(b) Spirometry test reports at the facilities. (1) Spirometry test reports must contain, at a minimum, the miner's age, height, gender, race, and weight, numerical values (FVC, FEV6, FEV1, FEV1/FVC, FEV1/FEV6, FET, and PEF) and volume-time and flow-volume spirograms for all recorded expiratory maneuvers, normal reference value set used, the predicted, percent predicted and lower limit of normal values, miner Start Printed Page 45122position during testing (standing or sitting), dates of test and last calibration check, ambient temperature and barometric pressure (volume spirometers), and the technician's unique identification number.
(2) NIOSH will notify the submitting facility when to permanently delete or, if this is not technologically feasible for the spirometry system used, render permanently inaccessible all files and forms associated with a miner's spirometry examination from its electronic and physical files.
(c) Notifying miners of spirometry examination results. (1) Findings must be communicated to the miner or, if requested by the miner, to the miner's designated physician. The health care professional at the NIOSH-approved facility must inform the miner if the spirometry examination shows abnormal results or if the respiratory assessment suggests he or she may benefit from the medical follow-up or a smoking cessation intervention.
(2) NIOSH will notify the miner of his or her spirometry examination results and the results of a comparison between current and previously submitted spirometry examinations and will advise the miner to contact a health care professional as appropriate based on the results.
(d) Submission of results. Each facility must submit spirometry results and completed forms to NIOSH within 14 days after a miner has received an examination under this subpart. If specified under a facility's approval, it must submit spirometry results and the completed Respiratory Assessment Form (Form CDC/NIOSH (M)2.13) and Spirometry Notification Form (Form CDC/NIOSH (M)2.16), available at http://www.cdc.gov/niosh/topics/surveillance/ords/CoalWorkersHealthSurvProgram.html, via electronic transmission. Facilities must utilize a secure internet data transfer site specified by NIOSH. The transmitted spirometry data files must include a variable length record providing all parameters in the format, content, and data structure described by the 2005 ATS/ERS Standardisation of Spirometry, p. 335 including Table 8 (incorporated by reference, see § 37.97), or an alternate data file that is approved by NIOSH. If electronic transmission of spirometry results is not possible, for example if a facility's spirometer does not provide an approved electronic transfer of spirometry files, then the miner's Spirometry Results Form (Form CDC/NIOSH (M)2.17), available at http://www.cdc.gov/niosh/topics/surveillance/ords/CoalWorkersHealthSurvProgram.html, must be completed and submitted accompanied by image files documenting the flow-volume and volume time curves for each trial reported on the Results Form. Such facilities must also send a completed Respiratory Assessment Form (Form CDC/NIOSH (M)2.13) and Spirometry Notification Form (Form CDC/NIOSH (M)2.16). Data submission to NIOSH by such a facility must be carried out as specified in the facility's approval.
(e) Confidentiality of spirometry examinations. Individual medical information and spirometry results are considered protected health information under HIPAA and may only be released as specified by HIPAA or to NIOSH as specified in §§ 37.93 and 37.96 of this subpart. Personally identifiable information in the possession of NIOSH will be released only with the written consent of the miner or, if the miner is deceased, the written consent of the miner's next of kin or legal representative. To provide on-site back-up and assure complete data transfer, facilities will retain the forms and results (in electronic or paper format) from a miner's examination until instruction has been received from NIOSH to delete the associated files and forms or, if this is not technologically feasible, render the data permanently inaccessible.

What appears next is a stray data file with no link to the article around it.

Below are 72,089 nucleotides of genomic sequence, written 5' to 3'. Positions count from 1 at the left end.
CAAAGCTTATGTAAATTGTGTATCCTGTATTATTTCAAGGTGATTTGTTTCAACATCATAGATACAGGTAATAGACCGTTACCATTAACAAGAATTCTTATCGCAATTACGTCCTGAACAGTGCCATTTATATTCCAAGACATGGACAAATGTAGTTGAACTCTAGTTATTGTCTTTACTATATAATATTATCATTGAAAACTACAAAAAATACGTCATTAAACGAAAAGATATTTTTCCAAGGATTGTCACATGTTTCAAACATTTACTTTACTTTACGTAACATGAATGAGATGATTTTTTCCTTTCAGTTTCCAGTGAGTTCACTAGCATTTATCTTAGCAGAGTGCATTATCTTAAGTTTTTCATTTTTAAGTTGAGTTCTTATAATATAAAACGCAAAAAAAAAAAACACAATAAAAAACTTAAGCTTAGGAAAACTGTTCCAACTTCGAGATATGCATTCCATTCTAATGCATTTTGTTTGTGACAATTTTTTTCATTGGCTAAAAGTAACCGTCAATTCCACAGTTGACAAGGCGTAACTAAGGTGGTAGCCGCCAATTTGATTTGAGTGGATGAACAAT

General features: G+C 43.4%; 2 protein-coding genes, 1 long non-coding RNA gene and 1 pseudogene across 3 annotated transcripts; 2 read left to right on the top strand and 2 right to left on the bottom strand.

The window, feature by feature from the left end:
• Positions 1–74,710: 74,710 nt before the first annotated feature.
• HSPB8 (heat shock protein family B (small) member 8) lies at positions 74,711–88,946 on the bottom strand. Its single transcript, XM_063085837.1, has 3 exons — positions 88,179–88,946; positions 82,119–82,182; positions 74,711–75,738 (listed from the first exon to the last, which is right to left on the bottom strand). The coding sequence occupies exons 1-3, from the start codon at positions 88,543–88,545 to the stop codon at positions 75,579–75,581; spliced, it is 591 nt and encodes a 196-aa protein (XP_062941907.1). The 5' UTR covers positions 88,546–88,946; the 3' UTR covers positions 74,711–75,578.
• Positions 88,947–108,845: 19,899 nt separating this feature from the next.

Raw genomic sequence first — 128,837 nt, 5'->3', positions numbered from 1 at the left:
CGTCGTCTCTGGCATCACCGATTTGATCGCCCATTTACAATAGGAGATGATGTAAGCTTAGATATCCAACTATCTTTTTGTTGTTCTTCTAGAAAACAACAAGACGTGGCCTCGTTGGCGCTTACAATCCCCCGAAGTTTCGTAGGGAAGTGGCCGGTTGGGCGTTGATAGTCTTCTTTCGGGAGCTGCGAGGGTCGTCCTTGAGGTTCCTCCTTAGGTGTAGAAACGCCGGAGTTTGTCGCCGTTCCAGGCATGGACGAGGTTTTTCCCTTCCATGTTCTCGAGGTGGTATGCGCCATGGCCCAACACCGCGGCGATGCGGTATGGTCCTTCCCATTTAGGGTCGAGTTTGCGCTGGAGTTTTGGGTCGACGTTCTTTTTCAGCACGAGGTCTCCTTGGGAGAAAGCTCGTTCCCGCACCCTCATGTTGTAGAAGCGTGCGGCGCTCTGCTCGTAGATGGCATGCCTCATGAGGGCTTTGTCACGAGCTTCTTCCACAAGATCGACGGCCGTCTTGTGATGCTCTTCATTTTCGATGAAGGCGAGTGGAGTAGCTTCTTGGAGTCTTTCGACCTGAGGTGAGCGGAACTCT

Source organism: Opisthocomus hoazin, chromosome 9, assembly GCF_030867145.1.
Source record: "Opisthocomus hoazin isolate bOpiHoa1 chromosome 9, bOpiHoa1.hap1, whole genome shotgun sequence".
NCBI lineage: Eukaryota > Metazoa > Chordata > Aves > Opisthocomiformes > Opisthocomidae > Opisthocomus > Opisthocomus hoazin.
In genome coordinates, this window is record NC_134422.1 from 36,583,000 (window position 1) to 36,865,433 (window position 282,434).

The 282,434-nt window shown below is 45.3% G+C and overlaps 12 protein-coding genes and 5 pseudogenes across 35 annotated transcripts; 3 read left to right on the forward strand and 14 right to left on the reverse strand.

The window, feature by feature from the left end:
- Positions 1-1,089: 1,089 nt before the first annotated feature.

Start Amendment Part
Standards incorporated by reference.
(a) Certain material is incorporated by reference into this subpart, Subpart—Spirometry Examinations, with the approval of the Director of the Federal Register under 5 U.S.C. 552(a) and 1 CFR part 51. To enforce any edition other than that specified in this section, NIOSH must publish notice of change in the Federal Register and the material must be available to the public. All approved material is available for inspection at NIOSH, Division of Respiratory Disease Studies, 1095 Willowdale Road, Morgantown, WV 26505. To arrange for an inspection at NIOSH, call 304-285-5749. Copies are also available for inspection at the National Archives and Records Administration (NARA). For information on the availability of this material at NARA, call 202-741-6030 or go to http://www.archives.gov/federal_register/code_of_federal_regulations/ibv_locations.html.
(b) American Journal of Respiratory and Critical Care Medicine, American Thoracic Society (ATS), 25 Broadway, 18th Floor, New York, NY 10004. Phone: (800) 635-7181, extension 8065. Email: Hope.Robinson@sheridan.com. http://www.atsjournals.org/action/showHome:
(1) Standardization of Spirometry; 1994 Update. Official Statement of the ATS, adopted November 11, 1994. American Journal of Respiratory and Critical Care Medicine 152(3):1107-1136, September 1995, into § 37.95(b). This ATS Official Statement is also available at http://www.thoracic.org/statements/resources/archive/201.pdf.